Set in and around Lagos, Nigerian writer Eloghosa Osunde’s newly published debut novel Vagabonds! weaves through the lives of those who fall between the cracks of accepted society. The book’s name comes from the term cited in Nigeria’s penal code which criminalises members of the LGBTQ community, sex workers, the homeless and others on the fringes – a legal hangover from British colonialism. In Osunde’s hands, the book stands as a celebration of those who are othered, and a condemnation of the individuals and structures who make them so as they perpetuate violence, corruption and capitalism.
A supernatural thread ties the various stories in Vagabonds! together. There are evocations of the afterlife, and the city of Lagos itself is kept in running order by the likes of Èkó, a menacing ‘cityspirit’, and its many amorphous underlings, including the gossiping narrator, Tatafo. Each way you look, Vagabonds! is alive with magical potential in the face of oppression.
Osunde’s writing is rich and sensorial, and it’s laced with cues from her wider creative practice. Beyond words, her ideas have taken shape in painting, photography, poetry, installations, film, and textiles. Each discipline often laps against one another: see her swirling, fluid mixed media pieces, or her collaboration with Nigerian fashion label Orange Culture, a blend of text fragments, playlists, and artworks, which went on to inform the fabric prints used in the brand’s SS20 collection.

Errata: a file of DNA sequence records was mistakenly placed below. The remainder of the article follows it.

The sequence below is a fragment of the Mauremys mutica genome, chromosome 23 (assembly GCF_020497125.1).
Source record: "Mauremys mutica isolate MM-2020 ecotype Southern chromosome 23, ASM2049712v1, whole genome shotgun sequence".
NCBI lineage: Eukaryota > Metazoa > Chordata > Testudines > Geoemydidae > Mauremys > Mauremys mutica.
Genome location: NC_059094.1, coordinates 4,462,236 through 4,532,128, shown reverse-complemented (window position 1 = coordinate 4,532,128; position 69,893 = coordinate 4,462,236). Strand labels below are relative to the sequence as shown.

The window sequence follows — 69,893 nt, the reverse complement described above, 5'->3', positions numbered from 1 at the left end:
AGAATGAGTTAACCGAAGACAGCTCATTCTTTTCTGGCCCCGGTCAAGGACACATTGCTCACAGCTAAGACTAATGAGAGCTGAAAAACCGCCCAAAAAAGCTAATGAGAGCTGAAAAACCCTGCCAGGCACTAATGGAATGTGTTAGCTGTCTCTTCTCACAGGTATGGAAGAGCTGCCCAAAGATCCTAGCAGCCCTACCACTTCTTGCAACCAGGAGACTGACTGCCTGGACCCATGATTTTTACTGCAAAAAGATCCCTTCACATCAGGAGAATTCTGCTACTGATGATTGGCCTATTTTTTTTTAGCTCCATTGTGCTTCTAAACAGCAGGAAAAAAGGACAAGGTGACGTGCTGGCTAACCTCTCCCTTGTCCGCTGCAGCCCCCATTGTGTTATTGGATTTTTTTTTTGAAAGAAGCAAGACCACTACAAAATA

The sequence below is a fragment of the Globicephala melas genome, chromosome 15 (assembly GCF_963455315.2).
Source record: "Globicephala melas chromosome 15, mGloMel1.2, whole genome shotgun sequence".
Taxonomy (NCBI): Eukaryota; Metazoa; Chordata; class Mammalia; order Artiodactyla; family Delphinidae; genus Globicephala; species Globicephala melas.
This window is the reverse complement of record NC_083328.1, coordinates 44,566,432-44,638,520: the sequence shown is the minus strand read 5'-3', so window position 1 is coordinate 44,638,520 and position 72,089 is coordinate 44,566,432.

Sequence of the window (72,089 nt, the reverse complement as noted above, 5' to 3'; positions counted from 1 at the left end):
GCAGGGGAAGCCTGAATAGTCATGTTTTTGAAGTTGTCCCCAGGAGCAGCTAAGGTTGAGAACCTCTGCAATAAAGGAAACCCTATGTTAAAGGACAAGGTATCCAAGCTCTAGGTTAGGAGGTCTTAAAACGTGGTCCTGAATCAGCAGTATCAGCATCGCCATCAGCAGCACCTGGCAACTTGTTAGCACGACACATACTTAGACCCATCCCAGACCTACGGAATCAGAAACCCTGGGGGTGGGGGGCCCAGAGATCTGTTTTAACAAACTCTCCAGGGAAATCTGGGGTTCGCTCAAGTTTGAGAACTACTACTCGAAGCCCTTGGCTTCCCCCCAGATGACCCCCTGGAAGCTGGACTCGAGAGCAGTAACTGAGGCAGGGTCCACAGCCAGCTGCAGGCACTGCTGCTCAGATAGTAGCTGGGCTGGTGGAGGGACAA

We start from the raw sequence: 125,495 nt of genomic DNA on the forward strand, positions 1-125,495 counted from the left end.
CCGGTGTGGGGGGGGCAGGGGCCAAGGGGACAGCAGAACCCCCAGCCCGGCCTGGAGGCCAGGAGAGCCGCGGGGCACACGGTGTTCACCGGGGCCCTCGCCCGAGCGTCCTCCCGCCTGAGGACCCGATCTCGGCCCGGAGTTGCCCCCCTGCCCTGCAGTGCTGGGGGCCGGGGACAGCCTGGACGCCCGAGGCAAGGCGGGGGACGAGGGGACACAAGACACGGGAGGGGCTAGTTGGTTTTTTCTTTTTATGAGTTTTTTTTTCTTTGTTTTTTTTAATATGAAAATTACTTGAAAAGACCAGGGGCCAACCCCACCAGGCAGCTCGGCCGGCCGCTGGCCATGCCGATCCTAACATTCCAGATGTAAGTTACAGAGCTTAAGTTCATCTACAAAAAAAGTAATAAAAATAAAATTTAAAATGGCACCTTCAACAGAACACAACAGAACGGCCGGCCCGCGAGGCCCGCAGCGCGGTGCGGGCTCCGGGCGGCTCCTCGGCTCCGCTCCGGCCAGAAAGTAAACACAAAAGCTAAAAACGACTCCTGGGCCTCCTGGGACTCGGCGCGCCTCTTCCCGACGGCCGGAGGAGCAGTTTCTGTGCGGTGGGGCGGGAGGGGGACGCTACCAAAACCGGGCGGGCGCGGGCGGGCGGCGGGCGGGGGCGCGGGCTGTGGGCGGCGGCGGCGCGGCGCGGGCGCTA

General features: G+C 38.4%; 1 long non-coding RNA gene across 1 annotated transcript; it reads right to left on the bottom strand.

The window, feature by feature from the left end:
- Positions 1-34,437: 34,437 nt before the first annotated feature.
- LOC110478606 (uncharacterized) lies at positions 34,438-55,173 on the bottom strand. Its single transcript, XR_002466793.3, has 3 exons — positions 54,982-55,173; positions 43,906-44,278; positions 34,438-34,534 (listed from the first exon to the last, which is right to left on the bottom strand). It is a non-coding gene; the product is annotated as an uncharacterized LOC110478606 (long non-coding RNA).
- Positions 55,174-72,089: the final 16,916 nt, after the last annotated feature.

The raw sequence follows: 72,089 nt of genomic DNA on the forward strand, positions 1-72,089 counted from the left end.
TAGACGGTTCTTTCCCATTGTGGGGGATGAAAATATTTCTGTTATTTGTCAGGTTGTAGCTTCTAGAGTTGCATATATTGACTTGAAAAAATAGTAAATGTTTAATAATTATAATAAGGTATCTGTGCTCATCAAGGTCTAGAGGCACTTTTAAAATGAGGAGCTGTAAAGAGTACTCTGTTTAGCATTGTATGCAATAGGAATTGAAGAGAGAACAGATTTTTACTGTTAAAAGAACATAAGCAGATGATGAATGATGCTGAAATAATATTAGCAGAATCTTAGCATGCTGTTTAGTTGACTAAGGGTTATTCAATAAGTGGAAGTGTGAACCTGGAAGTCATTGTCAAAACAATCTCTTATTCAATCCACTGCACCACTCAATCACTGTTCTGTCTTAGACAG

“Everything I do tends to inform what else I do,” the artist tells us. “I write for the same reason I make visual art, for the same reason I touch any other medium: to better express what I mean; to tell a story; to remember the specific feeling of something; to send an energetic forcefield out into the world; to make what I dream of more possible, more tangible. There’s no particular order to it, which is fine by me, because order is not one of my priorities. The running thread through my practices is that they all grow me.” Yet even though her practice may appear freeflowing, it’s all in the pursuit of “exactness”, she explains: “I want to be as precise at making what I’m making as possible – whether that thing is a novel or an exhibition or a photograph or a song or a film. Once I decide that I want to make a thing real, just give me some time.”
As Vagabonds! resonates with readers around the world, and its accompanying short film approaches release, we talk to Osunde about nurturing the written word and visual art in her sprawling practice.